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Page:Popular Science Monthly Volume 90.djvu/554

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A Power-House as a Futurist Painter Sees It

��The artist sees the energy rather than the generating machinery

��SUPPOSE that you were an artist and that you were asked to paint the picture of a man describing circles with a lighted cigarette held in his left hand in a perfectly dark room. How would you draw the moving cigarette? As a brilliant point of light, as a complicated curve winding in and out? Obviously, you would paint it as a labyrinth of curving glowing lines. Thus you would give the impression of motion. That being so an artist who paints a dancer with one toe on the ground and another pointing skyward is not telling the whole truth. Dancers are constantly moving, and': to express their movements, something more must be done than to transfix them in a single attitude. So we find the futurists striking out in a new direction — trying hard to translate

��Frances Simpson Stevens and her rep- resentation in line and color of the energy in motion in a great power- house. She calls it pictorial velocity

���motion into color and line. You may laugh at their bewilderingly complicated effects; you may be puzzled at their efforts to explain what happens when a horse and its rider jump ov^r a fence; but at least, they have a basic idea behind all their apparent madness.

Now the futurists have been particularly struck with the possibilities that lie in scientific and engineering subjects. One of the best known of them. Miss Frances Simpson Stevens, has boldly attacked the problem of interpjeting the modern power- house on canvas. To an artist of the older schools the power-house is simply an aggregation of engines, boilers and dyna- mos. He knows that the shafts of the machinery spin around at the rate of hundreds of revolutions a minute; but he makes little or no attempt to give you any idea of what these terrific speeds mean. To the futurist, the machin- ery itself is of no pictorial im- portance; the let-loose spirit of the great dynamos is everything. And so we find Miss Stevens ignoring mere masses as such and actually endeavoring to paint velocity. Let Miss Stevens speak for herself:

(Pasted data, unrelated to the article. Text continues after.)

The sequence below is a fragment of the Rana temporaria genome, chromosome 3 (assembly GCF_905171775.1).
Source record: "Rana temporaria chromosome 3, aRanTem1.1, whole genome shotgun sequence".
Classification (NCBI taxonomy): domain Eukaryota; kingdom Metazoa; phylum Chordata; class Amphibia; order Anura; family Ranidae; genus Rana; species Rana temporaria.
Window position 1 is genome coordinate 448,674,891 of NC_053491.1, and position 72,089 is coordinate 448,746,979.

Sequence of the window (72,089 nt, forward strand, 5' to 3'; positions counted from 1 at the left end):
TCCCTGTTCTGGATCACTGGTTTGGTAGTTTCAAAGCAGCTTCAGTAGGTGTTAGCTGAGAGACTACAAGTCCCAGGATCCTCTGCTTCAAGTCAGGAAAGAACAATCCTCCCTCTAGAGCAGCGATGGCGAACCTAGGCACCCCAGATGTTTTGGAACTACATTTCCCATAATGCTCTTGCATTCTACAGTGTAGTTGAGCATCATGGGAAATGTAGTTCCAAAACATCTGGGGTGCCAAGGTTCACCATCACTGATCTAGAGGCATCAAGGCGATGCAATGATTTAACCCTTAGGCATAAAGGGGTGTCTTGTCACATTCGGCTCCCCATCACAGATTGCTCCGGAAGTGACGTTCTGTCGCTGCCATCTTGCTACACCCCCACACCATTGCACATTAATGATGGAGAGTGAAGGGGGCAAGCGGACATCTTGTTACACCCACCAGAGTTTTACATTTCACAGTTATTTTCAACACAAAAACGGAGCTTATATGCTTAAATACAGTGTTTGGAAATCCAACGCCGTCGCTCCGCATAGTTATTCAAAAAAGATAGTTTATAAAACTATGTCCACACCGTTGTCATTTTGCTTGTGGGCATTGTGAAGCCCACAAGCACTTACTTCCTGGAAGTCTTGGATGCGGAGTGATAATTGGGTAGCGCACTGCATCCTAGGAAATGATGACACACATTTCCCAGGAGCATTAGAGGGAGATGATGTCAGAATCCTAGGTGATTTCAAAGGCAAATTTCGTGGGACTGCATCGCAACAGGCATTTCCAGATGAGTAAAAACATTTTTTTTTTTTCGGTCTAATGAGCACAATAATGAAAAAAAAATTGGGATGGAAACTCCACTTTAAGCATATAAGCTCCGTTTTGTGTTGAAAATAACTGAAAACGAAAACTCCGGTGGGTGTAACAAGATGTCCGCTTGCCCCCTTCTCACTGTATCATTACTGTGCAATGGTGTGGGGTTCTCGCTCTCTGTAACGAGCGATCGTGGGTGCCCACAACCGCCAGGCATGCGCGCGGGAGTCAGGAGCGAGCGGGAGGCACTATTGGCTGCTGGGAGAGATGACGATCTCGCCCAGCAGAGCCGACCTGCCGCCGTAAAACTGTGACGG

"Here we are, Americans, living in the biggest and most powerful city in the world, during a period of enormous inventions and stupend- ous activity. But there has been so far, no attempt in art to find a method adequate to express the vastness of events to-day. Machin- ery can be made into a harmonious, informal design. A futurist artist in Italy, seeing an ordinary street car go by, realizes the future possi- bilities of power and speed, and he begins tc paint great trains going so fast that they lose their definite form in the lines of direction. Mo- tion and light destroy the solidity of the material bodies. Even those artists who paint mechanical forms have achieved nothing of the life, or force, or purpose of the object. The futurists make their engines move, throb and create. Something is always happening in a futurist's pictures, and the great variety of color and changing lines helps to convey this impression."

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